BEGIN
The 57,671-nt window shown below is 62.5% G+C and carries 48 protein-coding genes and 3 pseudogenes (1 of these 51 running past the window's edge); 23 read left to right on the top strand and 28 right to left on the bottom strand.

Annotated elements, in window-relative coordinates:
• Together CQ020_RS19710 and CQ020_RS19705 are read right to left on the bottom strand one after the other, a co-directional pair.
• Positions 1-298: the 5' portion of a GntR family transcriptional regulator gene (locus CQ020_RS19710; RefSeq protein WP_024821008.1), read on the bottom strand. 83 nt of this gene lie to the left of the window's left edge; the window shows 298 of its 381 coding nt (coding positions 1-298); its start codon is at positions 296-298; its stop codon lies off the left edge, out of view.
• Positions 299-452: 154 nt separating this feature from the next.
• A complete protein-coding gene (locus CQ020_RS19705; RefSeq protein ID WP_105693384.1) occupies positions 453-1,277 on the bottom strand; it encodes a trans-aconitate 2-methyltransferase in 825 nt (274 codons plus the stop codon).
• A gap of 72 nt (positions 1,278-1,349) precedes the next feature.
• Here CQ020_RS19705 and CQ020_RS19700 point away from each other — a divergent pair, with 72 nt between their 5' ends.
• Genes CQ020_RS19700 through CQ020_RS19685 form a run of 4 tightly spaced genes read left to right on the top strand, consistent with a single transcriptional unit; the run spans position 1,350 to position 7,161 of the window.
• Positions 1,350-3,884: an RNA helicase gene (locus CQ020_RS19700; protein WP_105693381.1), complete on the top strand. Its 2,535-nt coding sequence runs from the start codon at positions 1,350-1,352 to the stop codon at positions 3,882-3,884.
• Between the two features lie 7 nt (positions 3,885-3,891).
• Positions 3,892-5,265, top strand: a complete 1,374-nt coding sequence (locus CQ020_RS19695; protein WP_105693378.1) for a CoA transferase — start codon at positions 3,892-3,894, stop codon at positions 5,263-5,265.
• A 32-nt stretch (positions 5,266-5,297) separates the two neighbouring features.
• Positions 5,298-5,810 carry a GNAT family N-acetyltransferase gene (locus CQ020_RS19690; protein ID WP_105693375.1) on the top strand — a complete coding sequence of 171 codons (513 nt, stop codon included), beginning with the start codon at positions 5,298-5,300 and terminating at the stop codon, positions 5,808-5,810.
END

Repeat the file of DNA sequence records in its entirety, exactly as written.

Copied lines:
The 57,671-nt window shown below is 62.5% G+C and carries 48 protein-coding genes and 3 pseudogenes (1 of these 51 running past the window's edge); 23 read left to right on the top strand and 28 right to left on the bottom strand.

Annotated elements, in window-relative coordinates:
• Together CQ020_RS19710 and CQ020_RS19705 are read right to left on the bottom strand one after the other, a co-directional pair.
• Positions 1-298: the 5' portion of a GntR family transcriptional regulator gene (locus CQ020_RS19710; RefSeq protein WP_024821008.1), read on the bottom strand. 83 nt of this gene lie to the left of the window's left edge; the window shows 298 of its 381 coding nt (coding positions 1-298); its start codon is at positions 296-298; its stop codon lies off the left edge, out of view.
• Positions 299-452: 154 nt separating this feature from the next.
• A complete protein-coding gene (locus CQ020_RS19705; RefSeq protein ID WP_105693384.1) occupies positions 453-1,277 on the bottom strand; it encodes a trans-aconitate 2-methyltransferase in 825 nt (274 codons plus the stop codon).
• A gap of 72 nt (positions 1,278-1,349) precedes the next feature.
• Here CQ020_RS19705 and CQ020_RS19700 point away from each other — a divergent pair, with 72 nt between their 5' ends.
• Genes CQ020_RS19700 through CQ020_RS19685 form a run of 4 tightly spaced genes read left to right on the top strand, consistent with a single transcriptional unit; the run spans position 1,350 to position 7,161 of the window.
• Positions 1,350-3,884: an RNA helicase gene (locus CQ020_RS19700; protein WP_105693381.1), complete on the top strand. Its 2,535-nt coding sequence runs from the start codon at positions 1,350-1,352 to the stop codon at positions 3,882-3,884.
• Between the two features lie 7 nt (positions 3,885-3,891).
• Positions 3,892-5,265, top strand: a complete 1,374-nt coding sequence (locus CQ020_RS19695; protein WP_105693378.1) for a CoA transferase — start codon at positions 3,892-3,894, stop codon at positions 5,263-5,265.
• A 32-nt stretch (positions 5,266-5,297) separates the two neighbouring features.
• Positions 5,298-5,810 carry a GNAT family N-acetyltransferase gene (locus CQ020_RS19690; protein ID WP_105693375.1) on the top strand — a complete coding sequence of 171 codons (513 nt, stop codon included), beginning with the start codon at positions 5,298-5,300 and terminating at the stop codon, positions 5,808-5,810.